by Mike McNamee Published 01/02/2006
1. Find the lightest and darkest portions of the image using the Threshold function . In the composite screen grabs an Adjustment Layer has been made for Threshold. At A, on the left, the highlight is selected and marked with the Color Sampler after dragging the Threshold slider to the right. At B, on the right, the threshold has been pulled back across the graph to detect the deepest shadow and then marked with the Color Sampler tool. The mid-tone C we will talk about later.
2. Referring to the info palette , which now contains the additional data for the Color Sampler points, we find that the RGB values are as follows: Our aim, therefore, is to drop the shadow red and green values down to the 42 points of the blue and raise the green and blue highlight values up to meet the 237 value of the red channel. When the RGB values are equal the colour is a neutral. This is accomplished using levels.
3. Discard the Threshold Adjustment layer as its job is done.
4. Make an Adjustment Layer for Levels.
5. Highlight the red channel in Levels then highlight the left-hand, shadows Input Level data entry box.
6. Click on the up arrow key while watching the data in the Info Palette. Note that the numbers alongside the dropper number (eg #1) should change from 67/67 until you get to 67/42, the target point for this example. What this has done is to bring the red channel value down to meet the lowest of the trio.
7. Now highlight the green channel, then the shadow Input Level and arrow key up until the Info Palette data moves from 54/54 to 54/42. This has brought the green channel down to meet the lowest of the trio. Note that your values are image dependent and you will be changing different channels to different values in real examples you may have. Also note that the values in alongside the girl's neck strap is 2 a good point to use as it showed data values of: the actual Levels palette are not important - you have to watch the Info Palette.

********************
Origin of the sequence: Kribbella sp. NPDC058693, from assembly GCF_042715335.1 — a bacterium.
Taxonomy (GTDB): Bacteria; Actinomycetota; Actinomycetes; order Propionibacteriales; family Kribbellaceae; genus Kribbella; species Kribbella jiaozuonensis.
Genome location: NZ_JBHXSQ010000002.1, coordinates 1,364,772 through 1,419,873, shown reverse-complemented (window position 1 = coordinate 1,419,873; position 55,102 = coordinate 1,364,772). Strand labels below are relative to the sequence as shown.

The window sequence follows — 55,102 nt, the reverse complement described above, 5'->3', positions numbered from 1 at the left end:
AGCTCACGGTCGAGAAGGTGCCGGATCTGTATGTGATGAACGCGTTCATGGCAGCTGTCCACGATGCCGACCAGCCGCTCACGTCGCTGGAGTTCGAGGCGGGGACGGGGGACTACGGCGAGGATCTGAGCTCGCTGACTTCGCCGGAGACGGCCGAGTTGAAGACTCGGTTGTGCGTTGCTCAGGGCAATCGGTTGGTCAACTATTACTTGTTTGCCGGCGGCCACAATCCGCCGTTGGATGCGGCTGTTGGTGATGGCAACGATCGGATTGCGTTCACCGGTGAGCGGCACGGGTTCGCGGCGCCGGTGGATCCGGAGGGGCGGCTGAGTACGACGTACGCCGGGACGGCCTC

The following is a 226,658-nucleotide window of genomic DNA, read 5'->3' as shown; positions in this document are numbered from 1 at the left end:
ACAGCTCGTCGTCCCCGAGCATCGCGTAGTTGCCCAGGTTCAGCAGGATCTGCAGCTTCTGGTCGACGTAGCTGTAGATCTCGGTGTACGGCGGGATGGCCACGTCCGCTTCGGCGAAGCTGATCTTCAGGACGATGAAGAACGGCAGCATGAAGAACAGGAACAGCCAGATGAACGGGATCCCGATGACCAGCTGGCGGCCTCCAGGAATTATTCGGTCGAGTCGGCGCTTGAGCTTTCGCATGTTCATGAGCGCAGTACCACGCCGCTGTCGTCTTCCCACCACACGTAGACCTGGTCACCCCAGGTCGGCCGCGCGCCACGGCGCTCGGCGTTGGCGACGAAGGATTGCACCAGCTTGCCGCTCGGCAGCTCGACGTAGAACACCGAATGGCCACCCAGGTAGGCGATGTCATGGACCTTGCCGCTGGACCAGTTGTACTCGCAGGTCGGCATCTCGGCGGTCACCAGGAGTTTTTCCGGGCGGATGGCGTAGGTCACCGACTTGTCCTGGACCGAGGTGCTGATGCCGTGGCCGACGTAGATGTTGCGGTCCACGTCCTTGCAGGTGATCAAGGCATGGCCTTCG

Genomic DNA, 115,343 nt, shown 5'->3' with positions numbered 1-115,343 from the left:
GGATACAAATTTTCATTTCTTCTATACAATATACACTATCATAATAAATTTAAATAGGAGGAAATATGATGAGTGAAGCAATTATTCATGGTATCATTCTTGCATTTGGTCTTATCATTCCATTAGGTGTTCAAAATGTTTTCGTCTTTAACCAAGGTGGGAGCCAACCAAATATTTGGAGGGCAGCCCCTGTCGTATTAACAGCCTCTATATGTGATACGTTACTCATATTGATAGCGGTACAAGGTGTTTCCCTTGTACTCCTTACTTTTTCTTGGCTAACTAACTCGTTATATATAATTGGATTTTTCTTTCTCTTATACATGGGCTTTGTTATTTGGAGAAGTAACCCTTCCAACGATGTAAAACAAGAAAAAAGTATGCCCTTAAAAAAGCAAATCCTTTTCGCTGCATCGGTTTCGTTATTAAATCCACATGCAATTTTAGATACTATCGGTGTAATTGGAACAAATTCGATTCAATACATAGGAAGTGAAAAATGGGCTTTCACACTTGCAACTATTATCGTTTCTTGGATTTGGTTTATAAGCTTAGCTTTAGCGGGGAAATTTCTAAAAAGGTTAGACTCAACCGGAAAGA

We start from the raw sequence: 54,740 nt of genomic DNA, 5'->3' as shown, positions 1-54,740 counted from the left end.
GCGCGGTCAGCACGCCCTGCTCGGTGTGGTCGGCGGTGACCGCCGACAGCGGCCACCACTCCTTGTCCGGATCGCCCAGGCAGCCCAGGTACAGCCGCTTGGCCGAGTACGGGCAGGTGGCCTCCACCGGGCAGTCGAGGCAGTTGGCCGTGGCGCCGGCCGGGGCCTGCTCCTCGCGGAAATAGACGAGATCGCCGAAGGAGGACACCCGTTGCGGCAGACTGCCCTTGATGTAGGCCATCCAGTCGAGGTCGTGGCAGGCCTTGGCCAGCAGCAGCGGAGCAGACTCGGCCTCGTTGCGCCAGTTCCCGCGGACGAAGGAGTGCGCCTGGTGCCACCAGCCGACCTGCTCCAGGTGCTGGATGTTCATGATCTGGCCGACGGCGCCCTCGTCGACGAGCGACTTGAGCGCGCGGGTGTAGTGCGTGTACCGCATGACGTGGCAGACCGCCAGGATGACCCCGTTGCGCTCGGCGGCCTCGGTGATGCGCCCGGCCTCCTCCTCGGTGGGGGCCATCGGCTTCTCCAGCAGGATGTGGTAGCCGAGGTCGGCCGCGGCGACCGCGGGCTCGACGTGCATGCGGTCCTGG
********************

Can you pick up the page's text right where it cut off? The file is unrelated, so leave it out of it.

8. You now have neutral shadows
9. Highlight the green channel, then the highlight end of the Input Levels and arrow down until the 235/235 becomes 235/237 (ie a small change is this example)
10. Highlight the blue channel and then the highlight data entry box of the Input Levels and arrow down until the 222/222 becomes 222/237. Now you have neutral highlights
11. Add a third Color Sampler point to an area which should be a mid-tone neutral. In this case the area
12. Make a Curves Adjustment Layer. Highlight the red channel, then click anywhere near the middle of the curve, to add a Control Point on the curve and bring out the Input and Output data-entry boxes. Type the red input value of 127 in the top box and the aim output value of 112 in the output box.
13. Move to the blue channel and click a Control Point, then type the input value of 112 and the output value of 127.
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